WE’RE ON the Ryanair flight from Leeds to Corfu and, from a geographical point of view, the route is simple to follow. It’s not so much a case of turn right after the Alps, it’s more just drawing a diagonal across Europe from Leeds to the island, off the north-east corner of Greece.
I don’t get a glimpse of the North Sea but as we reach what must be the Netherlands I can see field strips, waterways and flooded gravel pits through gaps in the cloud. The long thin fields are so different from the usual patchwork of English midlands fields. They radiate out like huge chevrons from a central point and I suspect the reason for this pattern is to allow for drainage, so the centre of the chevrons might represent a ridge of slightly higher ground in a landscape that is so close to being flat that no slopes are perceptable from up here at 3700 feet.
Unfortunately we soon run into cloud again. I try to take in the overall pattern of clouds in a quick pen and ink sketch. This serves as a diagram but I try pencil in an attempt to show the tones of the expanse of cloud that we fly over next.
Pencil never seems to work as I’d like it to!
But I’m soon peering down through gaps in the clouds again. It’s still a landscape of low fields and lagoons but now there are more wooded areas. White fields may be covered in cling-film, or perhaps it’s some unfamiliar crop that I don’t recognise.
Ridge and Valley
We fly over a wooded ridge, broken at regular intervals by small valleys. Where you’d expect there to be a fan of debris from each tributary valley’s stream there are a series of small settlements.
This reminds me of a pattern of settlements that you’d find in parts of England settled by the Anglo Saxons, some of whom might have migrated to our country from this part of the Europe after the collapse of Roman rule.
In places where there’s a ridge like this, the western edge of the Cotswolds is, I think, an example, you’ll get parishes laid out in this way. Each village is sited on an alluvial fan which keeps it above the level of regular flooding in the main valley, each village gets a fair share of different land; perhaps for pasture on the hill, woodland on the scarp slope and arable on the alluvium in the valley.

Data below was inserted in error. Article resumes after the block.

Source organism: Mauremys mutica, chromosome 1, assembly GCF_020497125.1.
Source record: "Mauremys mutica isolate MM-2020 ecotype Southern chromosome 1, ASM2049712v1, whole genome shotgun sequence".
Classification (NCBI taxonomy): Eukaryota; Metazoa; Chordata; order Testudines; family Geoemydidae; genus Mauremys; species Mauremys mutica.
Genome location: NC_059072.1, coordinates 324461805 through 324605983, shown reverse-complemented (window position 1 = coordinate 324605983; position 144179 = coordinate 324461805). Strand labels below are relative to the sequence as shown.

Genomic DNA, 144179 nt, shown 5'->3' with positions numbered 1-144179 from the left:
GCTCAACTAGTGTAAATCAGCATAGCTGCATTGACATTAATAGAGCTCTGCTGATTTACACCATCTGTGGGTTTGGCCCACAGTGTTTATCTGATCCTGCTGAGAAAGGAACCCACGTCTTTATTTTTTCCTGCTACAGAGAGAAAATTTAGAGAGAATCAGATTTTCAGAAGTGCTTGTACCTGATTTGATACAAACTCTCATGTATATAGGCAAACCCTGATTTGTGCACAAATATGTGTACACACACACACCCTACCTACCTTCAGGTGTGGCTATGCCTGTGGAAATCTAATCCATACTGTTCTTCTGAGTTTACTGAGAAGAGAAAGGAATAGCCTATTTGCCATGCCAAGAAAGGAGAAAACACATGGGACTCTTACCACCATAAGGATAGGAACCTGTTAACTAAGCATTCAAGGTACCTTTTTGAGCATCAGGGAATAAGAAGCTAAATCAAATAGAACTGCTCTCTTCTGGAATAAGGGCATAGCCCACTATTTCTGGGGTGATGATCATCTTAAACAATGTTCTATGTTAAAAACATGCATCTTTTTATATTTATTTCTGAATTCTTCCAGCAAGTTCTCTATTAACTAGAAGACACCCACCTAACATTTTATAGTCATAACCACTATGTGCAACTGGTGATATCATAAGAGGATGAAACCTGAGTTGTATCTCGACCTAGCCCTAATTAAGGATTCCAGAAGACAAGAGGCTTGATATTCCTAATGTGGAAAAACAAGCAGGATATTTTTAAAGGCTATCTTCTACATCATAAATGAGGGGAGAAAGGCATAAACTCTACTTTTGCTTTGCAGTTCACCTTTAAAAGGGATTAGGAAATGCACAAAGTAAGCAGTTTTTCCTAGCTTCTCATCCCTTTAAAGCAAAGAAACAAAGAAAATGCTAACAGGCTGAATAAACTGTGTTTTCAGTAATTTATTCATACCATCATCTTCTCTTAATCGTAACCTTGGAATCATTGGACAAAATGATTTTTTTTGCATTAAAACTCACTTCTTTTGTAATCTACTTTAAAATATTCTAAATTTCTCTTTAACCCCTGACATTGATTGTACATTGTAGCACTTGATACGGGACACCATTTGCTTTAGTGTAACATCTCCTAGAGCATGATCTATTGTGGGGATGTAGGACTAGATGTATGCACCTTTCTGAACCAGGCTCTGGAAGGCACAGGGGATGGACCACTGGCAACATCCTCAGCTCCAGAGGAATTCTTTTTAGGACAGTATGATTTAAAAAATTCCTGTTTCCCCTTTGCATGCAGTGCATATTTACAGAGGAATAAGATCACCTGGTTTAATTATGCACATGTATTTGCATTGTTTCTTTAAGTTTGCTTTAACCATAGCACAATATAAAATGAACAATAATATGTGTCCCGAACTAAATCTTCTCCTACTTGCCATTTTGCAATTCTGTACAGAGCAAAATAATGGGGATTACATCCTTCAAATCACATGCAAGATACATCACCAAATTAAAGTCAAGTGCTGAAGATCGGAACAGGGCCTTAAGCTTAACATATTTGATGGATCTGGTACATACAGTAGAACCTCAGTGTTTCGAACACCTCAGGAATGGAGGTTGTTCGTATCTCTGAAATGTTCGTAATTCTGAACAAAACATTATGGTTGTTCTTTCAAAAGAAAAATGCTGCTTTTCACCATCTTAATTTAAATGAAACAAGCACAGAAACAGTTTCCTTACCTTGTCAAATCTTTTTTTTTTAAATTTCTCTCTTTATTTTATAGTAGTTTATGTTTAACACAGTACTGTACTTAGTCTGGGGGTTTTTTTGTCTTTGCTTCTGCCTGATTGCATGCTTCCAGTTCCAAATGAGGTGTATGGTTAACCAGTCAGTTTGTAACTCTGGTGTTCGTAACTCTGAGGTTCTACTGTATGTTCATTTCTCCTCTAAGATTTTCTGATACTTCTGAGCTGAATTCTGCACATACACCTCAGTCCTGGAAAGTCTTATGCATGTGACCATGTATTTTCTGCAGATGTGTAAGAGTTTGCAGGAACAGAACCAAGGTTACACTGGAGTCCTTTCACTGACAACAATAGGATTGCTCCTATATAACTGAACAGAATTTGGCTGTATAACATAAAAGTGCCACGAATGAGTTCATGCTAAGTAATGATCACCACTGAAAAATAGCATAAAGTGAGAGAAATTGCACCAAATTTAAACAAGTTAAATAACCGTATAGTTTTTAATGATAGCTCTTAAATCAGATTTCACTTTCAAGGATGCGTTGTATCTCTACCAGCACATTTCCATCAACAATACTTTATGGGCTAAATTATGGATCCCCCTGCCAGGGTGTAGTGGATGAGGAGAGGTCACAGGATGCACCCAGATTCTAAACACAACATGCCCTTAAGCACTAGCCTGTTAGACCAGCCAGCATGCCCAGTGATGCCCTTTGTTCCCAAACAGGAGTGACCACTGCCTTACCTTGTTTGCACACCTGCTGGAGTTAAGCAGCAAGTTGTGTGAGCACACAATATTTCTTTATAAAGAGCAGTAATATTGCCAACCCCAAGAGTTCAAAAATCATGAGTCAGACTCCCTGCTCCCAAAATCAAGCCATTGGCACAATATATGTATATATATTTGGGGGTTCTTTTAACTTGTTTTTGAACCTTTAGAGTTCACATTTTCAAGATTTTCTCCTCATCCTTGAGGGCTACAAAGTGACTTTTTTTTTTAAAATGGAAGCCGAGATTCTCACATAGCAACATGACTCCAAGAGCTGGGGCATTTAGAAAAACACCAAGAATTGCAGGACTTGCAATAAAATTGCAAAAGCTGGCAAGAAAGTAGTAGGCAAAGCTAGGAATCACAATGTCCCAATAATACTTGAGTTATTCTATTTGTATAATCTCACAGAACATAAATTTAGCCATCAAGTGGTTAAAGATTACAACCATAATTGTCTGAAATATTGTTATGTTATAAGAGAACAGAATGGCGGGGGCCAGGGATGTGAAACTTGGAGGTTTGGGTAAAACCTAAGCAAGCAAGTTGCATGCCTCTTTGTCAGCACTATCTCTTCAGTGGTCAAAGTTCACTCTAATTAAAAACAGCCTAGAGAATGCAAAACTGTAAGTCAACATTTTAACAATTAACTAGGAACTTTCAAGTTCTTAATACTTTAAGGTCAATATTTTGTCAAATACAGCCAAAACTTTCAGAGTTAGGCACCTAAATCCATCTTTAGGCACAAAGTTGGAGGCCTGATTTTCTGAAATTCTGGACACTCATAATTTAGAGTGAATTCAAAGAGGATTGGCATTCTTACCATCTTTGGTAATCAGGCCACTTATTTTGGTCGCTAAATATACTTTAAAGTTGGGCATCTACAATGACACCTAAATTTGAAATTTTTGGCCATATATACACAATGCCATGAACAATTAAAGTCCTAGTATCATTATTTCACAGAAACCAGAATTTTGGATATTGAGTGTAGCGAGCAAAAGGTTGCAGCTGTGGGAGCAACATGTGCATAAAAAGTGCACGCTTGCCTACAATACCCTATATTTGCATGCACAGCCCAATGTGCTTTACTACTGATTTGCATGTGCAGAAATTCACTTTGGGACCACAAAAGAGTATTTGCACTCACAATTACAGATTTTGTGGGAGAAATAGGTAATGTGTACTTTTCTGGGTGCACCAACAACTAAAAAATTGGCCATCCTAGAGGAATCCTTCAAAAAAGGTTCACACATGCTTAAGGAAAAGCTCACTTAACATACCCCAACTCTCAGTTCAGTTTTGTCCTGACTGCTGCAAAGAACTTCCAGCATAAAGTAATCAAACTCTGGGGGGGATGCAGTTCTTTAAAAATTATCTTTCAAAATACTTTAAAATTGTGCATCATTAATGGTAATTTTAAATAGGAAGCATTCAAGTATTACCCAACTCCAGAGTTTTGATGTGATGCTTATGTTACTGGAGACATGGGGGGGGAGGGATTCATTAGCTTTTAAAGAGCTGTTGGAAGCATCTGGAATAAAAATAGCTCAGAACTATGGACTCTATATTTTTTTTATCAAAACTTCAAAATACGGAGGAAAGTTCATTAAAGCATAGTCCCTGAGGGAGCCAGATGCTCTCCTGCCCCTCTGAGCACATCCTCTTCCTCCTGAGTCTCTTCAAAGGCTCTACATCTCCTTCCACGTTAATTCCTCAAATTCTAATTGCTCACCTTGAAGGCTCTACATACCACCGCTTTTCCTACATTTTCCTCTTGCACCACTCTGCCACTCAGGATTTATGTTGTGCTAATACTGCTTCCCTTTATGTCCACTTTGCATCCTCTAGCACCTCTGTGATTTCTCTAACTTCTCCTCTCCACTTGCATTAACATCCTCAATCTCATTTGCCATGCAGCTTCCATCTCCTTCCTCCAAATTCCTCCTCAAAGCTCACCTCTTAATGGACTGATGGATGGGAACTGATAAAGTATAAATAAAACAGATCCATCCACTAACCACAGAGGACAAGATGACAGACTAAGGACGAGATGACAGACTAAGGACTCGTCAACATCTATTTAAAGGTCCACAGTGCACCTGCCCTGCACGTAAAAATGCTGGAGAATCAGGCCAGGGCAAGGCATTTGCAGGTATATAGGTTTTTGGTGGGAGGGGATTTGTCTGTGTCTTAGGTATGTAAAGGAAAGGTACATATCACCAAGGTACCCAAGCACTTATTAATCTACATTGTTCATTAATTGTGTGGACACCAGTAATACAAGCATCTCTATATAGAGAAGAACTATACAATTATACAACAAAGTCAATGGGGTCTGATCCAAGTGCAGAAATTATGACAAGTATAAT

We’re soon above hillier country, flying over parts of Germany, I should think. Again the steeper slopes are picked out with strips of woodland. The valley here is filled with a town but not far away on the hill it still looks rural with villages and green pastures.
There are frosty-looking blue green forests of conifers as we reach the Alps. After getting to know a small area, from the Top of Europe down to Interlaken, on our holiday in Switzerland last year it’s great to have the opportunity to see the mountain range from a wider perspective.
The higher peaks and valleys are entirely snow-covered and I spot a glacier flowing through a high valley, cracks appearing in its surface as it turns a corner in its valley.
It’s strange to think that we’re heading for a Mediterranean holiday and that we’ll be touching down in a very different landscape in about an hour.